Resin for Returnable Containers to Reduce Waste
Reuse of plastic leads the way to thinking green.
In the past, glass bottles were used as containers for beverages. The specific format in each country varied depending on national character, culture, industrial situation, environmental awareness, etc., but generally, after their contents were consumed, glass bottles were returned to the store and a monetary deposit for each container was returned to the customer. Once returned, glass bottles were generally collected, washed, and then reused.
As time went by, and as we sought greater convenience, lightness, and portability, glass bottles were replaced by steel cans, aluminum cans, and PET bottles. Because the companies and shops that provided glass bottles had succeeded in reducing the cost of collecting, washing, and re-using, it appeared that a mutual win–win relationship has been built. However, behind this convenience and cost reduction, a larger and more significant issue may have been overlooked—the heavy burden it placed on the global environment.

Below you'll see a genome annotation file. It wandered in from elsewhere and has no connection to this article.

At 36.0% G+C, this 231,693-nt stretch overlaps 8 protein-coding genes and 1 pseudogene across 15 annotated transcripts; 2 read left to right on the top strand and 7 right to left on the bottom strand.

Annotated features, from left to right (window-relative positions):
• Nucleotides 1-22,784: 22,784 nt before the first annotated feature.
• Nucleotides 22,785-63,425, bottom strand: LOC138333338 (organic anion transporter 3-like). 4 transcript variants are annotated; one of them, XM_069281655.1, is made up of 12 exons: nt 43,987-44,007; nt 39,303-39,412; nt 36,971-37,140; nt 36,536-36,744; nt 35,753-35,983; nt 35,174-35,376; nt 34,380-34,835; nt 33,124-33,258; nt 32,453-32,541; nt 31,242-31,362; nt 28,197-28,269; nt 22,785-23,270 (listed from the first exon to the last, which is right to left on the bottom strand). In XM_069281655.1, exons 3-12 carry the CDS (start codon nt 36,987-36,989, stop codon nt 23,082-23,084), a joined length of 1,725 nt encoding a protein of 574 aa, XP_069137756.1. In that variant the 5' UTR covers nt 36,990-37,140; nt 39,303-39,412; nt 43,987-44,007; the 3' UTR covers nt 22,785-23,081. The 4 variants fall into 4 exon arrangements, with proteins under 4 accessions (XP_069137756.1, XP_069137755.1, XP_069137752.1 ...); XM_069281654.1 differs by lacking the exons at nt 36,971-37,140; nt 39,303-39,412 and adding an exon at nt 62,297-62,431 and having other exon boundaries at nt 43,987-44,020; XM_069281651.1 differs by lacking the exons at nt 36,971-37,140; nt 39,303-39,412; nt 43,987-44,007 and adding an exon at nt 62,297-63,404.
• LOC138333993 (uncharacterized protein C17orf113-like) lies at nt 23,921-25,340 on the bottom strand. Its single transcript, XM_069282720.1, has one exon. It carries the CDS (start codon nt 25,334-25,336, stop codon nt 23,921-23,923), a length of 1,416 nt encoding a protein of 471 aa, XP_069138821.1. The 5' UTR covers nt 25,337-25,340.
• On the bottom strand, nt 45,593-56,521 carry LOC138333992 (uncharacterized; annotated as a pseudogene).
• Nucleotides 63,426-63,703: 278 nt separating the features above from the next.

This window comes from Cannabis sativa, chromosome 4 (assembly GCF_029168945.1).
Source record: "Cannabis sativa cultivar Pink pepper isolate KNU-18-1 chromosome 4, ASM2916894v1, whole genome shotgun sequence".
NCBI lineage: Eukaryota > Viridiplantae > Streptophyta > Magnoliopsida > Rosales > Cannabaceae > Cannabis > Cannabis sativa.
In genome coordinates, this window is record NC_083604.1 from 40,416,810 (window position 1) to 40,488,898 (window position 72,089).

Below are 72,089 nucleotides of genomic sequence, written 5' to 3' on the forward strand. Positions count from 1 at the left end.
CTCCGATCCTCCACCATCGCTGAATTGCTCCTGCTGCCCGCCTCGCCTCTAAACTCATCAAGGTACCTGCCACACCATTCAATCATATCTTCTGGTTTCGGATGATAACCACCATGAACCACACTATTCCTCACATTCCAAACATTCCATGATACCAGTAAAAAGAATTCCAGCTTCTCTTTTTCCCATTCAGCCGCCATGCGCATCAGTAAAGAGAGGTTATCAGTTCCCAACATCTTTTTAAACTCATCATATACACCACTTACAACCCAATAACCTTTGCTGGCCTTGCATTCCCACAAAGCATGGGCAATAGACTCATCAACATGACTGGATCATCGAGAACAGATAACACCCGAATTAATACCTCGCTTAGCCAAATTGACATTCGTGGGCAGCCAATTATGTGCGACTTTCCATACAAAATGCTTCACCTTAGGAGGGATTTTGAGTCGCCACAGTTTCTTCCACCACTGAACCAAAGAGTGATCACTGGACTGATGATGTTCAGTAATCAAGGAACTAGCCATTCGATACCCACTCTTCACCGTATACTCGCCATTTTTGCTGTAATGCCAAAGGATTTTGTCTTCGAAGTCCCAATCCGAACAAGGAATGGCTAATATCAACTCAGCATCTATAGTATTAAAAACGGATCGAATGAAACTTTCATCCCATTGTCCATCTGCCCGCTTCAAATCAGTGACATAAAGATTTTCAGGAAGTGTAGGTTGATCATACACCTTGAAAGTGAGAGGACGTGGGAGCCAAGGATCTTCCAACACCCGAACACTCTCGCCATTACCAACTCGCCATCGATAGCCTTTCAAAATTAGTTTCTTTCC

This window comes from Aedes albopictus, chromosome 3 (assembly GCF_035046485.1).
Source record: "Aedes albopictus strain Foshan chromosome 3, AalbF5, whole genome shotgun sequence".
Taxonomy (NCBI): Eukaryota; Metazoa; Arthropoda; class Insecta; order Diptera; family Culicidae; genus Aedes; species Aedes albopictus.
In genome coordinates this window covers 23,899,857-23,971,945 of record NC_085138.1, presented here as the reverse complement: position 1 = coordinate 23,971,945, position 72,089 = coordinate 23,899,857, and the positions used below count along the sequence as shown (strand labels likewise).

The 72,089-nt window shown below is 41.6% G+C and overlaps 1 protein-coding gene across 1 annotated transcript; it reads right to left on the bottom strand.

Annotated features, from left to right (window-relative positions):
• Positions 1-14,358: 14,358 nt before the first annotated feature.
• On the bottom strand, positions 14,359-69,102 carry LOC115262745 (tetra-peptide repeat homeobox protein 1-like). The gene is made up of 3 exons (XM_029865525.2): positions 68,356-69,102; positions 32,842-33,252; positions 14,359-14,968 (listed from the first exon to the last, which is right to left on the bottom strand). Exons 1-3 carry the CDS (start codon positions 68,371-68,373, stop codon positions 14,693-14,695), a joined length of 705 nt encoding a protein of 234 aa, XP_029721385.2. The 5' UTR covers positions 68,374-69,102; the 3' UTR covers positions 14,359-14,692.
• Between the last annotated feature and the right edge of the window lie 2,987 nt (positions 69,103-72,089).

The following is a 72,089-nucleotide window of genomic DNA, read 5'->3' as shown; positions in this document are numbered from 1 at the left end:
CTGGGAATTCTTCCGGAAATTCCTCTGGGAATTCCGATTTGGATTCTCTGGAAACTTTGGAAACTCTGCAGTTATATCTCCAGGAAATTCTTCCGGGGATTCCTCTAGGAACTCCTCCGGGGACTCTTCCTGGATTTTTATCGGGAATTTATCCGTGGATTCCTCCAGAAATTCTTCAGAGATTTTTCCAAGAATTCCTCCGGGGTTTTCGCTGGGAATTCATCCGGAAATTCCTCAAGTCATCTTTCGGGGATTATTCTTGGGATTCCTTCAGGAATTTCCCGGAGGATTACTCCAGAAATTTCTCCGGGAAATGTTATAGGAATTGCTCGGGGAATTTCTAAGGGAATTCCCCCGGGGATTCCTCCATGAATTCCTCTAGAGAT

In the 1990s, with the aim of reducing waste, many countries enacted regulations promoting returnable containers for beverages, and PET resin and PC (polycarbonate) resin came to be widely used in Europe. However, these resins have problems depending on the contents, which involve special cleaning requirements and also limit which beverages they can contain. PEN resin* is one solution that addresses these problems. This resin is used not only for beverage bottles, but also for tableware for school lunches, cups for business use, and so on due to its high level of safety.
With the present focus on the notion of a recycling-based society, we hope that PEN resin, with its comparative ease of reuse, will continue to receive increased attention.
* Invented by ICI in the United Kingdom in 1945, PEN (polyethylene naphthalate) resin is a thermoplastic polyester resin synthesized by a transesterification/polycondensation reaction of dimethyl 2,6-naphthalenedicarboxylic acid (NDC) and ethylene glycol (EG). Its official nomenclature is polyethylene 2,6-naphthalene carboxylate. Compared to PET (polyethylene terephthalate), which is also a thermoplastic polyester resin, it offers better rigidity, excellent mechanical properties, heat resistance, chemical resistance, gaseous barrier properties, UV shielding properties, and less odor adsorption.